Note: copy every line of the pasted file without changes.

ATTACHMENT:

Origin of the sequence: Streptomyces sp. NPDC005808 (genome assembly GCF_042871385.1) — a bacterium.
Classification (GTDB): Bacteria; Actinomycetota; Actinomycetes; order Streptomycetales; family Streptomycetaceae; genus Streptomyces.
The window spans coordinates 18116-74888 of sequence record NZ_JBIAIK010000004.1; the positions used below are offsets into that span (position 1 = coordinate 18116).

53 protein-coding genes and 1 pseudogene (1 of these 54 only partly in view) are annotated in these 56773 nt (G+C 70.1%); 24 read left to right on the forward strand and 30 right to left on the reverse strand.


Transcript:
Origin of the sequence: Streptomyces sp. NPDC005808 (genome assembly GCF_042871385.1) — a bacterium.
Classification (GTDB): Bacteria; Actinomycetota; Actinomycetes; order Streptomycetales; family Streptomycetaceae; genus Streptomyces.
The window spans coordinates 18116-74888 of sequence record NZ_JBIAIK010000004.1; the positions used below are offsets into that span (position 1 = coordinate 18116).

53 protein-coding genes and 1 pseudogene (1 of these 54 only partly in view) are annotated in these 56773 nt (G+C 70.1%); 24 read left to right on the forward strand and 30 right to left on the reverse strand.